John Calvin Coolidge was born in Plymouth, Vermont, on July 4, 1872. He graduated from Amherst College with honors, then entered the legal profession in Northampton, Massachusetts.
Coolidge built an illustrious political career before becoming the 30th president when President Warren G. Harding died in 1923. Coolidge had been a city council member and mayor of Northampton; a state legislator, lieutenant governor, and governor of Massachusetts; and Vice President of the United States.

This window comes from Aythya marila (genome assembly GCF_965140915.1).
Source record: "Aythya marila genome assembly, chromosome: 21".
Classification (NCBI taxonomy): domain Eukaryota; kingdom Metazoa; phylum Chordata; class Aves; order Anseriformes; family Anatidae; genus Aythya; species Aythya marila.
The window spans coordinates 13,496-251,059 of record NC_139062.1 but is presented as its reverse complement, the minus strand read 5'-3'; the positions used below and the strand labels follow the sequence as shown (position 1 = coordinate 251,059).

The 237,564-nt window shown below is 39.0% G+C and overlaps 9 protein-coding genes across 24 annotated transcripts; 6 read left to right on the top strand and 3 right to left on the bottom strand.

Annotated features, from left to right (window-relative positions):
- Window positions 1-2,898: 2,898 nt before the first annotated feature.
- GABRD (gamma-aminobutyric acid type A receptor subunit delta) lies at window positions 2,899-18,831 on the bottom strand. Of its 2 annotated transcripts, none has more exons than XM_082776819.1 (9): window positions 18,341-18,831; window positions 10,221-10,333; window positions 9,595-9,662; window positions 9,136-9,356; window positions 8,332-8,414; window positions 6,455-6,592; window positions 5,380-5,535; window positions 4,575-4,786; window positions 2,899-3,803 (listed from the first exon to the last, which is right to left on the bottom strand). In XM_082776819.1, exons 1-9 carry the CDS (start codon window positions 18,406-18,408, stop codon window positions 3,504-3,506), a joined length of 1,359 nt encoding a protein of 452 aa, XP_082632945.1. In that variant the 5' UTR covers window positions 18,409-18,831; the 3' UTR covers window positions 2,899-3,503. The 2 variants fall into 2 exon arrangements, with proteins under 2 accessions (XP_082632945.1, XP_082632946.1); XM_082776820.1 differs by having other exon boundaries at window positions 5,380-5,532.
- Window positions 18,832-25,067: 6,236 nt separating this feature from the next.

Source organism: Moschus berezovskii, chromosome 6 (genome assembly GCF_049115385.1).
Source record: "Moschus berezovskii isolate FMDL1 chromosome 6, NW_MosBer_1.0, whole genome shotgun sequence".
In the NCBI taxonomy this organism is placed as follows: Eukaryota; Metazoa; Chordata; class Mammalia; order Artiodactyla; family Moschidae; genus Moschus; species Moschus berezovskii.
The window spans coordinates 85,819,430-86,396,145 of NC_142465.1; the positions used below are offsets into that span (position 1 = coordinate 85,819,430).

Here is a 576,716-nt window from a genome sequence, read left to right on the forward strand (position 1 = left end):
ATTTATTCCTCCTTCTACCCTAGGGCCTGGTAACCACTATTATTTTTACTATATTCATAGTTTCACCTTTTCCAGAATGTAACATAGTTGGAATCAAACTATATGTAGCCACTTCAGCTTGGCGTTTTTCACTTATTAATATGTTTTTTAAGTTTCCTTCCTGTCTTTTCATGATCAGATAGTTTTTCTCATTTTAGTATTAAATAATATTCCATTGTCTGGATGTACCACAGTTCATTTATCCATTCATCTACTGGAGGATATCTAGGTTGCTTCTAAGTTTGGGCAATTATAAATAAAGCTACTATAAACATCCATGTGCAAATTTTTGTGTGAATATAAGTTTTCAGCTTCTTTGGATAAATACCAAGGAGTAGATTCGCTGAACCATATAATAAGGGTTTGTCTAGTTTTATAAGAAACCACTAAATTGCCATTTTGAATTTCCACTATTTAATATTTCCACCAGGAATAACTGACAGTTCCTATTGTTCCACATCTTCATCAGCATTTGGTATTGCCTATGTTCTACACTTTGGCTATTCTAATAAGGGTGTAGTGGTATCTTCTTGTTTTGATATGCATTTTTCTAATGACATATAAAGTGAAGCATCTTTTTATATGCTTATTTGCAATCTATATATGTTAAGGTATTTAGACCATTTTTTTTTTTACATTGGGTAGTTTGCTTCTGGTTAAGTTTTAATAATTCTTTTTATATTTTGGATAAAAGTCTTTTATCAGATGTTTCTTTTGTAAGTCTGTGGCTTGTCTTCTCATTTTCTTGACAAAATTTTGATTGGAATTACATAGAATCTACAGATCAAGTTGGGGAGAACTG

Coolidge authorized four commemorative coins. They honored the Stone Mountain Memorial, the Battle of Bennington/Vermont Sesquicentennial, the Oregon Trail Memorial, and the Hawaiian Sesquicentennial. After finishing out Harding’s term, Coolidge was elected in his own right for a second term.
During his presidency, the country enjoyed the economic prosperity and optimism known as the "Roaring Twenties." Coolidge chose not to seek re-election in 1928 and died in 1933.